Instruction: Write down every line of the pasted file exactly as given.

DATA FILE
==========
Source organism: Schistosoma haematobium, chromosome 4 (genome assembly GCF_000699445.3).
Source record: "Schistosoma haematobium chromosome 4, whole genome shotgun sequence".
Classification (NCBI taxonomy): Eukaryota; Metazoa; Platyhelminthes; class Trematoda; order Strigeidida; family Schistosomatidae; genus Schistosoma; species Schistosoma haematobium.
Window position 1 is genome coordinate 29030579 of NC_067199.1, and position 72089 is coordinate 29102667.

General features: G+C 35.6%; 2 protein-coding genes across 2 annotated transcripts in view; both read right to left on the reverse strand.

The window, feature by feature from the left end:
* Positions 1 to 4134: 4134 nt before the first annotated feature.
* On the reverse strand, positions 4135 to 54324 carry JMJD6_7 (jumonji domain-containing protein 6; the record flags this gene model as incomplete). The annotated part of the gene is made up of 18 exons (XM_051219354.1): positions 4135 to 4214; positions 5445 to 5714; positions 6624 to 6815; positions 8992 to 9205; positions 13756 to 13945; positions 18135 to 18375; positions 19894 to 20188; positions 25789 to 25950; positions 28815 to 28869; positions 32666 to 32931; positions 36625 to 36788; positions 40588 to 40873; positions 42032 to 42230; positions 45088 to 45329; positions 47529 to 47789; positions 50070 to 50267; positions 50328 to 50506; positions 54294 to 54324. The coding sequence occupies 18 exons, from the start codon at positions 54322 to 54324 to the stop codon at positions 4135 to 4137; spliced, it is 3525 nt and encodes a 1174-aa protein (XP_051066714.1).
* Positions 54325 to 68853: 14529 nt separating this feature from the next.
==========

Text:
Source organism: Schistosoma haematobium, chromosome 4 (genome assembly GCF_000699445.3).
Source record: "Schistosoma haematobium chromosome 4, whole genome shotgun sequence".
Classification (NCBI taxonomy): Eukaryota; Metazoa; Platyhelminthes; class Trematoda; order Strigeidida; family Schistosomatidae; genus Schistosoma; species Schistosoma haematobium.
Window position 1 is genome coordinate 29030579 of NC_067199.1, and position 72089 is coordinate 29102667.

General features: G+C 35.6%; 2 protein-coding genes across 2 annotated transcripts in view; both read right to left on the reverse strand.

The window, feature by feature from the left end:
* Positions 1 to 4134: 4134 nt before the first annotated feature.
* On the reverse strand, positions 4135 to 54324 carry JMJD6_7 (jumonji domain-containing protein 6; the record flags this gene model as incomplete). The annotated part of the gene is made up of 18 exons (XM_051219354.1): positions 4135 to 4214; positions 5445 to 5714; positions 6624 to 6815; positions 8992 to 9205; positions 13756 to 13945; positions 18135 to 18375; positions 19894 to 20188; positions 25789 to 25950; positions 28815 to 28869; positions 32666 to 32931; positions 36625 to 36788; positions 40588 to 40873; positions 42032 to 42230; positions 45088 to 45329; positions 47529 to 47789; positions 50070 to 50267; positions 50328 to 50506; positions 54294 to 54324. The coding sequence occupies 18 exons, from the start codon at positions 54322 to 54324 to the stop codon at positions 4135 to 4137; spliced, it is 3525 nt and encodes a 1174-aa protein (XP_051066714.1).
* Positions 54325 to 68853: 14529 nt separating this feature from the next.